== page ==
Kyle R. Burton on 28 Aug 2007 03:42:02 -0000

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[philly-lambda] Re: Yearning for a Practical Scheme

  • From: "Kyle R. Burton" <>
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  • Subject: [philly-lambda] Re: Yearning for a Practical Scheme
  • Date: Mon, 27 Aug 2007 23:41:51 -0400
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Just saw this over on LtU:

Given all of the Scheme talk on this list lately, I thought you all
might have some interesting commentary on this guy's complaints.
Personally, I think his definition of "practical" might need some
work, but there are some interesting points in there.

The complaint about the lack of real-world architecture information
for Scheme apps rings true for me; its very easy to find tons of apps
to use as templates/reference/howtos for a wide array of languages
(C,C++,Java,Perl,Python,Ruby,VB,etc) but Scheme/CL are definitely
lacking in this area compared to their imperative brethren.

I agree with his sentiment that there is no widely accepted way to organize lots of code in Scheme - in Java, there is are clearly accepted practices which are for the most part encoded in the package/class naming system.  My senior dev asked me about how we should organize the JScheme code since we've got a descent amount of it.   JScheme has a module system which works ok (no macros if you 'use-module, only if you 'load, which is kind of a strange difference), but to a Java programmer it all looks (and in many cases acts) very scary - so much is deferred until runtime.  (the deference until runtime of several classes of errors is something I also wish Perl [5] could deal with differently, though good unit tests make up for a good bit of this yearning)

I wish scheme had a module system.  I know that was a goal for R6RS, but that train seems to have derailed.

As far as practicality and portability, I think that new platforms have emerged: the JVM and the .NET CLR.  These now exist in addition to, not necessarily in stead of, the web (which is a mish-mash of several things), Windows (which looks like it will become the synonymous with .NET) and the Unixes.  The Unixes drop out for the most part if you look at the front end.

The lack of libraries can be mitigated if you're on one of these two new platforms since you then have access to the entire platform.  Graham was kinda right that if you're building a web-app you can do it in whatever you want to, but web-apps today have to integrate front-end interactivity (it may not be ubiquitous, but it will be soon enough).

Personally I'd like to see scheme all the way through from the back end, very low level (chicken?) to the back/middle tier (SISC or JScheme on the JVM) and into the browser (instead of _javascript_).  Even though GWT was a restricted sub-set, I still like the _idea_ that you can do Java on the back end and on the front end.  The pendulum may swing back the other way when we have the bandwidth (and figure out cleanly how) to project richer user interfaces, but it doesn't look like that'll happen for a bit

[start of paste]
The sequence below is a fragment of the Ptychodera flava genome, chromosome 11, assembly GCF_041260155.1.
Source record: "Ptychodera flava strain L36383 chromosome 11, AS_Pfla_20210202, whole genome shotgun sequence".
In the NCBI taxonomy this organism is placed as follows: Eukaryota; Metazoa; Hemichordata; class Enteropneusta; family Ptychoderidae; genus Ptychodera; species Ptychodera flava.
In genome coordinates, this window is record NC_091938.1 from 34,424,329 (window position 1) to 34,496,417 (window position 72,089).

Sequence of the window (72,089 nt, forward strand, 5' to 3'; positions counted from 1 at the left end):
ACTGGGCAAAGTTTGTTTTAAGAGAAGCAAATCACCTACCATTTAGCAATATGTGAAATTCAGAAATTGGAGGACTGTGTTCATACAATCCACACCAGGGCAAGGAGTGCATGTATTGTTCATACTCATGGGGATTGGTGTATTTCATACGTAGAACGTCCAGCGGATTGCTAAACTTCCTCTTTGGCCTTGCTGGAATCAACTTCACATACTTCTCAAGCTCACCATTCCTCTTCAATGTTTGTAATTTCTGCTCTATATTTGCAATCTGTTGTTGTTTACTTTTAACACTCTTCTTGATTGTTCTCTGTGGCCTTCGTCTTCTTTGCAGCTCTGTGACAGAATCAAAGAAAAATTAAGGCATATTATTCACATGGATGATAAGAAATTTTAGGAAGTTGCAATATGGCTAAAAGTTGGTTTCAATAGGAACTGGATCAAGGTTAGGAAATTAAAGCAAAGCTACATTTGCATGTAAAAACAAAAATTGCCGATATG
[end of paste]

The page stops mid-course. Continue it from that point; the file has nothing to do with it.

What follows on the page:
I also want to do without the kinds of errors that static type checking can catch - and there is no reason why a Scheme or a Lisp couldn't do that if it were built into the core and most libraries.  It would just catch so many issues before they became runtime debugging problems.  It doesn't have to be 100% comprehensive like Java/C++ or even Haskell, Ocaml or Qi, just doing as much as it could (eval/funcall/apply not withstanding) could help a lot.  I know CL supports type declarations, but as far as I can tell they're not commonly used in the community and its libraries.  I like refactoring my code, things like renaming methods and changing argument lists - but I have to resort to find/xargs/grep to look for code whenever I change the arity or argument order on existing functions.  I have higher confidence in the Java code's run-time robustness due to the compilation phase catching function signatures, then I do in my Lisp/Scheme/Perl code.

Maybe I'm doing it wrong.  I'm not convinced I have it figured out, I'm still trying to learn new ways of thinking and approaches.

Finally, isn't this kind of concern what Arc
<> was supposed to address, at least in
part? It would be awesome if that was released at some point...

I don't know that I see PG as focusing on those issues - I'd think he'd be concerned with power.  With expressibility and possibly performance allowing your smart programmer to scale themselves as far as possible and not on the types of things that allow teams to work more productively.


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